Still a lot going on with the fallout from the week's dramatic political events so here goes:
Irish Referendum: The decisive rejection of the Lisbon Treaty has continued to reverberate through the blogsphere. On one side, the joy of the Euro-sceptics is tempered by the belief that the Irish will be forced to have a second referendum within a year. One blogger is of the view that the Irish will have to vote "yes" before the British General Election in June 2010 or the Lisbon Treaty will be lost.
As a Liberal Democrat, I welcome the Irish vote. It is a clear message (rather like the support for David Davis) that there is a strong anti-establishment mood in Europe. It isn't a question of re-writing or re-drafting the existing Treaty but of going back to the drawing board. The EU needs to re-define itself and re-present itself to Europeans as a positive force.
In theory, the EU remains a good thing but the institution is in dire need of reform (a point argued by Liberal Democrats for a generation) and needs to be more reflective, responsive and representative of the new Europe. The EU bureaucracy and the sense in which those politicians involved are there for self-serving ends rather than for the public duty need to be challenged and overturned.
This will take time - in my view, a decade or more. I still believe one day a Conservative Government will take us into a single currency and a European political union because it will be in Britain's best interests but that day isn't on the horizon yet.
Petrol - It's curious to read the different stories from across the nation regarding the impact of the Shell tanker drivers strike. Mrs Stodge and I got our petrol from the Tesco filling station at Gallions Reach last night without any queue or any problem. Today, some areas are still reporting no problems while others seem in dire straits.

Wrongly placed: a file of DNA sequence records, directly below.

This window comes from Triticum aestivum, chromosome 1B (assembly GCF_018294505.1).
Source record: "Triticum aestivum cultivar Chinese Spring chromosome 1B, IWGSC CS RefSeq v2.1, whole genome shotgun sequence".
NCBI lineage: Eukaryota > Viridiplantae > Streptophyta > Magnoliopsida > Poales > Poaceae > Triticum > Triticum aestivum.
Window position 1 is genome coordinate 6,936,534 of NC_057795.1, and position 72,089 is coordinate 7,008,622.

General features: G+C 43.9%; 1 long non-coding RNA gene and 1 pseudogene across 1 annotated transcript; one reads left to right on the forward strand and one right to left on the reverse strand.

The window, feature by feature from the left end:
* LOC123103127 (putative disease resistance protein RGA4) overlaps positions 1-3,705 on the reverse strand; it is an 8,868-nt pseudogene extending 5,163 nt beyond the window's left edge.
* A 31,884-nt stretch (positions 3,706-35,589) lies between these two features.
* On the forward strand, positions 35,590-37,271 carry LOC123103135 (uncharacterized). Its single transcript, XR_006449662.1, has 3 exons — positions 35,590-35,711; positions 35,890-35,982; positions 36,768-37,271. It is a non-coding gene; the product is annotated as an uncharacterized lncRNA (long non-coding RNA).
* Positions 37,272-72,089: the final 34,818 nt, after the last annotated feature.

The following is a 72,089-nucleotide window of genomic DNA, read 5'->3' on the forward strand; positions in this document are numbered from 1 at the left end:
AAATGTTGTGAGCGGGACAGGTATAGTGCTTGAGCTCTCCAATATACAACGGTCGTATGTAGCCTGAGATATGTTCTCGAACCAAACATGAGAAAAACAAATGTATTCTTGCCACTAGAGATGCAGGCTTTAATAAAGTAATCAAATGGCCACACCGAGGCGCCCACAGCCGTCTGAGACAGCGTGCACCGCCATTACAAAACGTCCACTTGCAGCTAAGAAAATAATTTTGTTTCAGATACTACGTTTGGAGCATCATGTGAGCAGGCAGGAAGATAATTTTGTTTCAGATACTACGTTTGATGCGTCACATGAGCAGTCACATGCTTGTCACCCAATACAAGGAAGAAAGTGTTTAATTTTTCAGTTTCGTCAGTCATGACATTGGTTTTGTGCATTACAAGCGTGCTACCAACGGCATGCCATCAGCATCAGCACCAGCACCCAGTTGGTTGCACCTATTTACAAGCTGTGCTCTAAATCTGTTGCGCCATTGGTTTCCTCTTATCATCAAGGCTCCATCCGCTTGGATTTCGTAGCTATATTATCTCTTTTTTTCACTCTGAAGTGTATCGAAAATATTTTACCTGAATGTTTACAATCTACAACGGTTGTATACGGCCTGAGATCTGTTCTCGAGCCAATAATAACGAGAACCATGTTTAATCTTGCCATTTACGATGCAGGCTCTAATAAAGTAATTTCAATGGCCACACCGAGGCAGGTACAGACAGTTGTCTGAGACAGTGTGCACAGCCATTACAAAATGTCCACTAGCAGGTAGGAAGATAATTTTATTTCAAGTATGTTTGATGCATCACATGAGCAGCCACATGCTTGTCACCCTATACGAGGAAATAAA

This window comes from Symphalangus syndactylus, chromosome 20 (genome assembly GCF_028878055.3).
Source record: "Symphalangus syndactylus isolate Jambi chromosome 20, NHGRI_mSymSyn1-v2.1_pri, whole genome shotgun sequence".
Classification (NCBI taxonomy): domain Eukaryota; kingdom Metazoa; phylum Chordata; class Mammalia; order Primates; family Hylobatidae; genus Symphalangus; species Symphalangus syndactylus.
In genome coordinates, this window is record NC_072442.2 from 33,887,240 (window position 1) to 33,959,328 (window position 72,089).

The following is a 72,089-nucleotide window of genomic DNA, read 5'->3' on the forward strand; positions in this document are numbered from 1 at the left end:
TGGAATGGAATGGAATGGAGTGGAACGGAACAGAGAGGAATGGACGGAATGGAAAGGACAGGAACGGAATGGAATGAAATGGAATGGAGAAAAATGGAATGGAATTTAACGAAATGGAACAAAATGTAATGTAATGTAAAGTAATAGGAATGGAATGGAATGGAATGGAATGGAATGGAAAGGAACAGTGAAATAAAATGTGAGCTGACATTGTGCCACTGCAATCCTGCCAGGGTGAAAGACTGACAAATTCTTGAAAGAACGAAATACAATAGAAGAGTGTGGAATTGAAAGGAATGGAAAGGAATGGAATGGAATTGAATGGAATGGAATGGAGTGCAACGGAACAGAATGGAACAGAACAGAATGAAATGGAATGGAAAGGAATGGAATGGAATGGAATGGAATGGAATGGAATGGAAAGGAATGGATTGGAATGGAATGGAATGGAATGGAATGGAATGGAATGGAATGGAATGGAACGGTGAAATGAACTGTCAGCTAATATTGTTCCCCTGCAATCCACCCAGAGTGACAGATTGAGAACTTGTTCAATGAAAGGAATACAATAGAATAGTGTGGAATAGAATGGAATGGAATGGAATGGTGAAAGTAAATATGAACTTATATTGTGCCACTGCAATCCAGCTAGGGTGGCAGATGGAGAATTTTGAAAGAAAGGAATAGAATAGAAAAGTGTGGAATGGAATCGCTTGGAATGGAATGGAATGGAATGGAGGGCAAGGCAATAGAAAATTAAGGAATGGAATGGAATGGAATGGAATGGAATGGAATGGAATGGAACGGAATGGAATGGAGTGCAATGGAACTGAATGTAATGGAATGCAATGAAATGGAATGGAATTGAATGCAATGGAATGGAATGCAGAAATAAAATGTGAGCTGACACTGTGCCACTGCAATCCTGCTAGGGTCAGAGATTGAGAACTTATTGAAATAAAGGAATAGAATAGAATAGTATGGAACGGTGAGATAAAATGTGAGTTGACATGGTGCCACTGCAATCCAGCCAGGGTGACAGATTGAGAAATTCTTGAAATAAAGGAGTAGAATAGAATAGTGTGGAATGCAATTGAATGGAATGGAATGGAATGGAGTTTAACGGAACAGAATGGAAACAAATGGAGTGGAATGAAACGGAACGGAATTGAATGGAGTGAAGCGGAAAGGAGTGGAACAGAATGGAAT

The headlines in papers like the Mail and the Express this morning were wholly irrresponsible creating an unnecessary sense of panic. It seems to me that papers like the Mail and Express are driven by their hatred of the Government rather than by any sense of public probity these days.
David Davis - the events of last Thursday continue to divide the blogsphere. Early polling evidence is mixed - a poll in the Independent on Sunday suggests a 7% fall in Tory support after the announcement but YouGov in the Sunday Telegraph doesn't mirror that at all.
I remain unimpressed by Davis and his actions. The most partisan Tory spinners are frantically claiming the whole thing has the backing and support of the Conservative Party but that's incredibly hard to believe.
I'm still interested in seeing whether Davis admits the Thatcher/Major Governments also presided over an extension of State control or not. The reaction within politics to Davis is telling - it's easy to play the role of the maverick but don't expect to get anything from it. Davis reminds me of another Shadow Home Secretary, Enoch Powell, who spectacularly broke ranks in 1968.
Davis hasn't gone as far as Powell but the net effect will be the same. By making an issue of one thing, he has effectively ended his own political career. We may never know why he voluntarily stood aside in 2003 - perhaps Michael Howard made him an offer of some kind - but the fact remains he will now be a lost leader for the Conservatives.